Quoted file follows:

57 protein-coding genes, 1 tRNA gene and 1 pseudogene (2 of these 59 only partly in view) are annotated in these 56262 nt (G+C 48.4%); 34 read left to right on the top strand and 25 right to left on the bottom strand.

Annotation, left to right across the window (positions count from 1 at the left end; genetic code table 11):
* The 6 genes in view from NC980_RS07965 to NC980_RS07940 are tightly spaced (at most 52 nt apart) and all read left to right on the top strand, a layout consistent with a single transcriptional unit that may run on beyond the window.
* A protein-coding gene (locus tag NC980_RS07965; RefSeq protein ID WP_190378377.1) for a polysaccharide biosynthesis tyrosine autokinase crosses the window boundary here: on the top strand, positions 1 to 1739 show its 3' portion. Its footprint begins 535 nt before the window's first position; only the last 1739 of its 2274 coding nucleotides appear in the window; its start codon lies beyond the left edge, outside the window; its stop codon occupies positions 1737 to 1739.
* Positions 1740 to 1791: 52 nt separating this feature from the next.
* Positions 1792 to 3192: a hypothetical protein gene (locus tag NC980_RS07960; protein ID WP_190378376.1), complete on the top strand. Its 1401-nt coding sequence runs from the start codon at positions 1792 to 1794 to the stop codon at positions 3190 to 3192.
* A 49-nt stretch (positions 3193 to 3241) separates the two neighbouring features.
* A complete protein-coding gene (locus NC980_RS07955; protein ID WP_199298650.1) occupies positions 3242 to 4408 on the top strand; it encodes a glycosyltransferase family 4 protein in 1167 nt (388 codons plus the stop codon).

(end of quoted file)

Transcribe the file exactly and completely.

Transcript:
57 protein-coding genes, 1 tRNA gene and 1 pseudogene (2 of these 59 only partly in view) are annotated in these 56262 nt (G+C 48.4%); 34 read left to right on the top strand and 25 right to left on the bottom strand.

Annotation, left to right across the window (positions count from 1 at the left end; genetic code table 11):
* The 6 genes in view from NC980_RS07965 to NC980_RS07940 are tightly spaced (at most 52 nt apart) and all read left to right on the top strand, a layout consistent with a single transcriptional unit that may run on beyond the window.
* A protein-coding gene (locus tag NC980_RS07965; RefSeq protein ID WP_190378377.1) for a polysaccharide biosynthesis tyrosine autokinase crosses the window boundary here: on the top strand, positions 1 to 1739 show its 3' portion. Its footprint begins 535 nt before the window's first position; only the last 1739 of its 2274 coding nucleotides appear in the window; its start codon lies beyond the left edge, outside the window; its stop codon occupies positions 1737 to 1739.
* Positions 1740 to 1791: 52 nt separating this feature from the next.
* Positions 1792 to 3192: a hypothetical protein gene (locus tag NC980_RS07960; protein ID WP_190378376.1), complete on the top strand. Its 1401-nt coding sequence runs from the start codon at positions 1792 to 1794 to the stop codon at positions 3190 to 3192.
* A 49-nt stretch (positions 3193 to 3241) separates the two neighbouring features.
* A complete protein-coding gene (locus NC980_RS07955; protein ID WP_199298650.1) occupies positions 3242 to 4408 on the top strand; it encodes a glycosyltransferase family 4 protein in 1167 nt (388 codons plus the stop codon).